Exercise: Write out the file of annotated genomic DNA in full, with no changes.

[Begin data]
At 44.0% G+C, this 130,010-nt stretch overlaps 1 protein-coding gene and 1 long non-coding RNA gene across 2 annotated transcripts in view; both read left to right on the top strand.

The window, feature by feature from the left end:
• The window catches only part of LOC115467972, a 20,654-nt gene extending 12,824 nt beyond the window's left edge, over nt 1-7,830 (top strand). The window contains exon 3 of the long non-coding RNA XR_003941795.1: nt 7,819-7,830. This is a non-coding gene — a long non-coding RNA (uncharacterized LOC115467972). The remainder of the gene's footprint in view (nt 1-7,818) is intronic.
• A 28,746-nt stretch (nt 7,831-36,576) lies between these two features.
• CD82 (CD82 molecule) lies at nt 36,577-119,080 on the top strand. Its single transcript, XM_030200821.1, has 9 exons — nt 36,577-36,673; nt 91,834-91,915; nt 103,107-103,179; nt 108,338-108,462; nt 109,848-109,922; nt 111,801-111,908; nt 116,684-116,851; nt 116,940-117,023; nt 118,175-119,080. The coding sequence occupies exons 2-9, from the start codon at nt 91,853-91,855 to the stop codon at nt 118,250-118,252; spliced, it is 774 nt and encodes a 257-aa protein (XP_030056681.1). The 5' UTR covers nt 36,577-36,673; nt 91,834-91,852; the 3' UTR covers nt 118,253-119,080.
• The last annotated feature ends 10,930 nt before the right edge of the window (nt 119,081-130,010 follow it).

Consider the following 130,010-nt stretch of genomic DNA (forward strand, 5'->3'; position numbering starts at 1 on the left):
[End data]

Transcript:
At 44.0% G+C, this 130,010-nt stretch overlaps 1 protein-coding gene and 1 long non-coding RNA gene across 2 annotated transcripts in view; both read left to right on the top strand.

The window, feature by feature from the left end:
• The window catches only part of LOC115467972, a 20,654-nt gene extending 12,824 nt beyond the window's left edge, over nt 1-7,830 (top strand). The window contains exon 3 of the long non-coding RNA XR_003941795.1: nt 7,819-7,830. This is a non-coding gene — a long non-coding RNA (uncharacterized LOC115467972). The remainder of the gene's footprint in view (nt 1-7,818) is intronic.
• A 28,746-nt stretch (nt 7,831-36,576) lies between these two features.
• CD82 (CD82 molecule) lies at nt 36,577-119,080 on the top strand. Its single transcript, XM_030200821.1, has 9 exons — nt 36,577-36,673; nt 91,834-91,915; nt 103,107-103,179; nt 108,338-108,462; nt 109,848-109,922; nt 111,801-111,908; nt 116,684-116,851; nt 116,940-117,023; nt 118,175-119,080. The coding sequence occupies exons 2-9, from the start codon at nt 91,853-91,855 to the stop codon at nt 118,250-118,252; spliced, it is 774 nt and encodes a 257-aa protein (XP_030056681.1). The 5' UTR covers nt 36,577-36,673; nt 91,834-91,852; the 3' UTR covers nt 118,253-119,080.
• The last annotated feature ends 10,930 nt before the right edge of the window (nt 119,081-130,010 follow it).

Consider the following 130,010-nt stretch of genomic DNA (forward strand, 5'->3'; position numbering starts at 1 on the left):